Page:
Now for the best of the rest:

  • Andrew tackles a thorny issue pertaining to Biden’s vaccinate mandate proposal:  People with previous COVID infections benefit from natural immunity that rivals that of the vaccines. Should they be subject to mandates?

  • How are Democrats going to pay for the $3.5 trillion wish list they are trying to pass in Congress? Tax increases. Harvest and Ryan have the details in Uphill.

  • In the wake of the Afghanistan fiasco, the Biden administration has claimed that Iran has cause to be concerned with the Taliban as they are natural enemies. Danielle Pletka reminds readers that, while there are fundamental divisions between the Sunni Taliban and Shiite Iran, they will engage in realpolitik as it suits their needs.

  • With its vaccine mandate, the Biden administration makes clear that vaccinations are our path out of the pandemic. Why, then, do we have a travel ban that is based on geography and not a country’s vaccination rate? It makes no sense, argue Oliver Wiseman and Ryan Bourne.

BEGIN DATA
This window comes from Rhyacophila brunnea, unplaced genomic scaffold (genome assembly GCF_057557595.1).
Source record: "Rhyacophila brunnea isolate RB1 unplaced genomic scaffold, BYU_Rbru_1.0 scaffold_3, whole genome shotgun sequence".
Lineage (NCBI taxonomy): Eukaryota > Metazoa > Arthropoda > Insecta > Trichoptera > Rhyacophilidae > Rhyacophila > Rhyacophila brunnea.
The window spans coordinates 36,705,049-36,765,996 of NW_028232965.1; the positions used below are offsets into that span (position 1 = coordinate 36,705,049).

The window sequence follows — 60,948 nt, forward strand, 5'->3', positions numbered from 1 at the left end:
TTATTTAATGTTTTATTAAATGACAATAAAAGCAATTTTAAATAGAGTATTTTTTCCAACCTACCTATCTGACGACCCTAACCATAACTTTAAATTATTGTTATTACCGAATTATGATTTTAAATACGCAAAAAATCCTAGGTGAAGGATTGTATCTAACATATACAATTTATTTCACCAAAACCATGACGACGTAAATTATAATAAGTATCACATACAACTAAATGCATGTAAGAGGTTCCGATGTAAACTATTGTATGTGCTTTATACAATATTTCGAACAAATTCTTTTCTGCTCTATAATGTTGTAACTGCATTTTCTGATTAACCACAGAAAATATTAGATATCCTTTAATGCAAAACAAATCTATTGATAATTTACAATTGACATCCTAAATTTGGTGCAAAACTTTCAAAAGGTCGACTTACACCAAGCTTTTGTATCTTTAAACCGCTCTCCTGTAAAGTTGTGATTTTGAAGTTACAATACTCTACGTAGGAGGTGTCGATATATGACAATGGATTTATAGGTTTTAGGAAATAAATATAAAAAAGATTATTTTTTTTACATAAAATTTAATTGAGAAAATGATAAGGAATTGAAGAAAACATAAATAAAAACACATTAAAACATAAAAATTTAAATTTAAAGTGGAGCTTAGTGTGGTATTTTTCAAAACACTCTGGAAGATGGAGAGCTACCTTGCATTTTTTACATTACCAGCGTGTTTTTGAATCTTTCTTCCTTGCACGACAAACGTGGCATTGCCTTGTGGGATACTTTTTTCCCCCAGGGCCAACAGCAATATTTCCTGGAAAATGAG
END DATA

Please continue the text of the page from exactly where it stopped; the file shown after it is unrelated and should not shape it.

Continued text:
• Dropping on the pods: A new book reports that Joint Chiefs of Staff Chairman Gen. Mark Milley went around the chain of command to speak to the Chinese in the final days of the Trump administration. The gang discusses the story on The Dispatch Podcast. David and Sarah have their say on the vaccine mandate on Advisory Opinions. And on The Remnant, Jonah and Ramesh Ponnuru have a thoughtful and thorough discussion of abortion jurisprudence.

Rachael Larimore is managing editor of The Dispatch and is based in the Cincinnati area. Prior to joining the company in 2019, she served in similar roles at Slate, The Weekly Standard, and The Bulwark. She and her husband have three sons.